Malaria is an infectious disease caused by a parasite. The parasite can be transferred by a malaria mosquito from a patient with malaria onto a healthy person. Malaria causes flu-like symptoms. If it is not treated, malaria can be fatal. Malaria is most common in tropical and subtropical areas, in places where it is hot and humid.
The cause of malaria is a parasite of the genus Plasmodium. The parasite is transferred by mosquitoes of the genus Anopheles. These mosquitoes get infected by people with malaria. If they sting another person, they infect this person as well. There are four different parasites that cause malaria. Once the parasite has reached the body, it’s going to multiply. This multiplication is done first in the liver and then in the red blood cells. The multiplication of the parasite in the body causes flu-like symptoms.
Apart from infection by mosquitoes, people can also be infected by:
- Transfusions of infected blood.
- Sharing contaminated needles.
- Wounds from injection needles.
- Organ transplant.
- Mother to child (very rare).
The symptoms of malaria are dependent on the type of malaria which a person has and the personal situation. Common signs and symptoms of malaria are:
- Muscle aches.
- Swelling of the liver and spleen.
The symptoms of malaria generally occur ten to fourteen days after infection.
The diagnosis of malaria is made on the basis of the symptoms and a physical examination. The diagnosis is confirmed by identifying the parasite by means of microscopic examination of blood smears.
There are various medications that can be used in case of malaria:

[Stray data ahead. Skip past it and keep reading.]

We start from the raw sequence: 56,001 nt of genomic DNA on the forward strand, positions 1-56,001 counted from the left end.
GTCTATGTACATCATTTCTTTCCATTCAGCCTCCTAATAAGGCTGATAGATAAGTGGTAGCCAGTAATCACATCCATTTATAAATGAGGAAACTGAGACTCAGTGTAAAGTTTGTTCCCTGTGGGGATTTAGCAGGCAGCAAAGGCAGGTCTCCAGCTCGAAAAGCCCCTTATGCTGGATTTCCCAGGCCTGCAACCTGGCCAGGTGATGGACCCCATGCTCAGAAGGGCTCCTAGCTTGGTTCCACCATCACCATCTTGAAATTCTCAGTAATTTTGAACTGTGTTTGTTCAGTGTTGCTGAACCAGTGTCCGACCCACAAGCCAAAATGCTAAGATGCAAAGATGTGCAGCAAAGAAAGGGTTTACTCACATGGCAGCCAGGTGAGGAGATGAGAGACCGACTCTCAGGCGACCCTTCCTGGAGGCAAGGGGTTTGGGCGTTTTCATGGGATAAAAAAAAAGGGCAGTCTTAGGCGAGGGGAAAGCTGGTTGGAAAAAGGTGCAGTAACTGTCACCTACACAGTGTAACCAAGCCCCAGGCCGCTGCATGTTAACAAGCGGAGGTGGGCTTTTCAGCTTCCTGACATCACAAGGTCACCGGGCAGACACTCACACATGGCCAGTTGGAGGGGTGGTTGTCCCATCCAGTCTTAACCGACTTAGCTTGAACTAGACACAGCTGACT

- Drugs that reduce the risk of malaria.
- Drugs that can cure malaria.
- Drugs that ensure that a patient is not contagious.
If malaria is determined, medications can be used to kill the malaria parasite. For example, chloroquine, quinine and mefloquine. In many areas, however, the parasite has become resistant to chloroquine, making malaria not responding to this drug.
Reducing fever is important in the treatment of malaria. Think of administering paracetamol and measures as sponging with lukewarm water. When the fever is reduced, vomiting also diminishes. If the patient is treated, it may be necessary that he or she uses additional drugs to prevent infecting people in his or her environment.
At this moment, unfortunately no vaccinations are possible for malaria. Though these are being developed for the population in the third world, but not for travellers.
When treated quickly with the right medicines, the prognosis of malaria is very good. The high mortality worldwide due to this disease, especially in young children in Africa, is generally caused by the lack of (access to) proper medical care.
It’s important to take measures if a person is planning to travel to a country where malaria prevails. There are several forms of malaria prevention:
- Preventively taking antimalarials. These so-called malaria pills can prevent malaria.
- Protection against mosquito bites by wearing covering clothing, lubricating oneself with mosquito repellent and sleeping under an impregnated mosquito net.
- Wearing long pants and long-sleeved clothing in the evening, preferably in light colors.
- Keeping the house or the room free of mosquitoes; using air conditioning or fan.
- Using mosquito coils when staying outside, for example on a terrace.